By Gary Kenworthy
Few people know of its whereabouts in northwest Citrus County, but there exists a small plot known as the ‘Goodsen Family Cemetery’ there.
It’s been neglected for so long, it’s almost impossible to find if you don’t know exactly where to look. If you happen to stumble upon it, you’ll notice a natural arch created by two live oak trees at the entrance. They’re mostly covered with moss, ivy, and wild flowering jasmine now, but the arch is unmistakable.
At first glance, you’ll see how it’s formed, graceful, and majestic by the trees themselves, and realize only God, or nature could have done that. With little more than ten feet between their trunks, the trees have stood guard over the graves for centuries.
The ivy and flowering jasmine complimented the arch as the trees grew taller, leaving a fragrant walkway wide enough for visitors to enter hand in hand.
If you look closely, you’ll see remnants of an old log chain that once surrounded the cemetery. It was held in place suspended through rings in small, cast-iron horse heads mounted on iron pipes that were driven into the ground. There were several placed around the perimeter to form a fence of sorts.
The headstones date as far back as 1804, when Margaret was born. She was the matriarch of the family. Hers was the largest and most ornate of the group. She died at the age of eighty-four in 1888. She outlived them all.
Her husband, Hardy Luther Goodsen, died in 1879.
One of Margaret’s sons died in 1871. He had two headstones. The original had been broken in two. It’s impossible to know whether it was an act of nature or by vandals, but broken it was. A new, granite headstone stands in its place, with the pieces of the old one leaning against its base.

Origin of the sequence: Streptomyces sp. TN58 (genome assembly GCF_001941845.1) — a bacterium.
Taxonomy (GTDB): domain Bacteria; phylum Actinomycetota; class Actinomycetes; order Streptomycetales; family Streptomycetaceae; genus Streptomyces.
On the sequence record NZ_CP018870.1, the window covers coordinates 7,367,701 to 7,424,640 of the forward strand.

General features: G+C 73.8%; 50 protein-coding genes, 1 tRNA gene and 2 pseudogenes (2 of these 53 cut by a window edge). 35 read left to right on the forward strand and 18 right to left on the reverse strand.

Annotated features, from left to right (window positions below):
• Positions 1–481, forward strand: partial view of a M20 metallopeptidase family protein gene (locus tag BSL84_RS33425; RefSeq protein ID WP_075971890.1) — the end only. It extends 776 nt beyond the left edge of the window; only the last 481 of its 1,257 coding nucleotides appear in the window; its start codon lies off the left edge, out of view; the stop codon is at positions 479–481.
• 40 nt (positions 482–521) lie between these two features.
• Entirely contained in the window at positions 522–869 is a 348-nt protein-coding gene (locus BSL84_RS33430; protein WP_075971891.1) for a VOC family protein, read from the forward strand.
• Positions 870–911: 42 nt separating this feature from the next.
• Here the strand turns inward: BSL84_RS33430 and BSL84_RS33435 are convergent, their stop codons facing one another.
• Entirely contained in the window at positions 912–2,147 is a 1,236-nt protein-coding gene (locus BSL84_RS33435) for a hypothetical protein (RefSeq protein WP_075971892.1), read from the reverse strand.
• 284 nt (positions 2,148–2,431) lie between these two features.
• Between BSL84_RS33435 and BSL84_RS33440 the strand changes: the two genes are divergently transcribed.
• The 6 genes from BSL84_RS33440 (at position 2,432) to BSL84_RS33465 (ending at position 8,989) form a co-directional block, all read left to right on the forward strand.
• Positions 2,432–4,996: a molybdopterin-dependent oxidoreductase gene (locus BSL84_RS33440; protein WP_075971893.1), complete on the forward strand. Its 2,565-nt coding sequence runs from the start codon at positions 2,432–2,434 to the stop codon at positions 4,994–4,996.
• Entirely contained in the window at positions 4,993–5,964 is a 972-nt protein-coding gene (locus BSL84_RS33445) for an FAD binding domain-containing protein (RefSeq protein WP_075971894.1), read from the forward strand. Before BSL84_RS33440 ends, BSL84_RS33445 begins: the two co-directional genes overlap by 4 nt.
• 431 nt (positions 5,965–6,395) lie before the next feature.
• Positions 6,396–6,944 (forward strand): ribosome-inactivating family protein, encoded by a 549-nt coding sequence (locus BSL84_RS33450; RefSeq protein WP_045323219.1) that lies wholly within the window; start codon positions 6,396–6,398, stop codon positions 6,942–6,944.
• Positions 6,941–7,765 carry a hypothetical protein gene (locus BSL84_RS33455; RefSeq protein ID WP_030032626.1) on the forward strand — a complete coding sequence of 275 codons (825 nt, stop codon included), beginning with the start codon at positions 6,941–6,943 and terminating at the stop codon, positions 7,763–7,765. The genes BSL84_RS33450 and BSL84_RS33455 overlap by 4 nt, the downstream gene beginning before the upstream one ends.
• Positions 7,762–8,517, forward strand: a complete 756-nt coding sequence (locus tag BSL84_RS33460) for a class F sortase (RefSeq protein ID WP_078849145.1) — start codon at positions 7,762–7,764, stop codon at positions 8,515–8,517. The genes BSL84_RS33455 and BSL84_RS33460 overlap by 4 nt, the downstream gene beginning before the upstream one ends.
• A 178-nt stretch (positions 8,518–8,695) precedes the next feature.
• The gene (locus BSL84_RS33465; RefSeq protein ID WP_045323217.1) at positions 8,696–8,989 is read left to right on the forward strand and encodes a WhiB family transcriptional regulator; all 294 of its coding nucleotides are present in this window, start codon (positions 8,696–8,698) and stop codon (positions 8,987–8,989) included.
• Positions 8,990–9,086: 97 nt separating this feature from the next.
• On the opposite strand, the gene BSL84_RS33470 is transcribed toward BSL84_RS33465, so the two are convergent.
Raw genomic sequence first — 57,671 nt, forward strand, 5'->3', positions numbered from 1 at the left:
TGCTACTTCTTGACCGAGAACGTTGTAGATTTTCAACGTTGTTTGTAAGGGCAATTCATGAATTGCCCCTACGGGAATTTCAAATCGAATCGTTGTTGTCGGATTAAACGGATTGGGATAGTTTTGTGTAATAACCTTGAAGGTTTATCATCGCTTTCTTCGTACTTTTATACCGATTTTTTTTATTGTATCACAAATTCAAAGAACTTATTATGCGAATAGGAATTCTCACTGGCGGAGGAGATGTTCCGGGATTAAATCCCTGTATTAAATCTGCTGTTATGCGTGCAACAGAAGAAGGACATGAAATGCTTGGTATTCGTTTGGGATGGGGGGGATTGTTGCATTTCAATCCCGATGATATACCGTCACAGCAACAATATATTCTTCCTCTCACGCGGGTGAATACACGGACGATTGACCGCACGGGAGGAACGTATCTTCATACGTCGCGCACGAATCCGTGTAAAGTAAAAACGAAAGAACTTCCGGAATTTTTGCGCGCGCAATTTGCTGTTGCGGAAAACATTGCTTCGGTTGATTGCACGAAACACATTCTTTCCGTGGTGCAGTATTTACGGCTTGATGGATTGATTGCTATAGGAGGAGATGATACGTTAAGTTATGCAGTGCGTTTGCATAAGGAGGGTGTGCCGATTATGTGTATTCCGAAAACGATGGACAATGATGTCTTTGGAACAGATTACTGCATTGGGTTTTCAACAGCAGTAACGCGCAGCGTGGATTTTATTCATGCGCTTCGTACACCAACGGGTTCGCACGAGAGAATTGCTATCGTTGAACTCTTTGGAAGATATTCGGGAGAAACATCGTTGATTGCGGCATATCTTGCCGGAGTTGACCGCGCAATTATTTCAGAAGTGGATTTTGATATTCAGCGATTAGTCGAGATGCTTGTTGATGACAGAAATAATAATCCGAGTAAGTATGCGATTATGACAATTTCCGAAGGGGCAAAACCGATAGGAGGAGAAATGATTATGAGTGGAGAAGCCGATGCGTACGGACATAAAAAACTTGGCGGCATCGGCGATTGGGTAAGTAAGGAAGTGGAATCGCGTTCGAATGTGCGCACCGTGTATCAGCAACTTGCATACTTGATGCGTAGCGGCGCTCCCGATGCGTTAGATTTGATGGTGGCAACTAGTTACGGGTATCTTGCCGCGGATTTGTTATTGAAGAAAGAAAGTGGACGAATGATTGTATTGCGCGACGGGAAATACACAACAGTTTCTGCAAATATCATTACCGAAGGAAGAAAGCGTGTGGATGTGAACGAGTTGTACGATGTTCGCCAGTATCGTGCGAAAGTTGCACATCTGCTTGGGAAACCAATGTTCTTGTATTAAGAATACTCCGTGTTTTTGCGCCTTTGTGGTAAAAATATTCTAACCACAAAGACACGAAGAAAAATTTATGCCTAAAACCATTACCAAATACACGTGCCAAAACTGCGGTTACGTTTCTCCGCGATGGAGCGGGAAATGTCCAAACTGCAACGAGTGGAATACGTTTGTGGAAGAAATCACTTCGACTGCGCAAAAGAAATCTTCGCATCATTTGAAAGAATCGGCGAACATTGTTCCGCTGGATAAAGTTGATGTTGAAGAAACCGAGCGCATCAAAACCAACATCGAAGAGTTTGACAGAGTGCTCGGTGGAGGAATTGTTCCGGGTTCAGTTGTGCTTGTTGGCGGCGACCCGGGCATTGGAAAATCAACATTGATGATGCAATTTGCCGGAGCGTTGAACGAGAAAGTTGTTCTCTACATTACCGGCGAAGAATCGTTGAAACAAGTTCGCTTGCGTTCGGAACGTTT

The headstone reads:
SILAS H GOODSEN
5 FL INF
NOV 4 1839
JULY 1 1871
Research revealed the new headstone was provided by the ‘Daughters of the Confederacy’ some years ago. It seems Silas may have been wounded during the Civil War, and the ladies were paying posthumous tribute to the fallen soldier.
The last tombstone was that of what appears to be a grandchild. It’s difficult to make out a name, but you can tell the baby died on the same day he or she was born in 1880.
History doesn’t tell us whether the family moved on or died out. Nor do we know how long it’s been since the family plot has been maintained.
The mystery lingers. Who, or what, maintains the arch?
Gary, a Vietnam combat veteran, got his start writing by penning a letter to the editor of a national trade magazine. That chance letter led to him being one of three featured writers, with a monthly column in that trade publication for years.
Since retiring from the corporate world, he’s expanding his craft into fiction and short stories, several under pen names, occasionally appearing in various publications. One of which is titled The Greatest Softball Game by K G Wauthier. Available in all major bookstores, including Amazon, it’s a steamy story about a fractured family that healed during a softball game.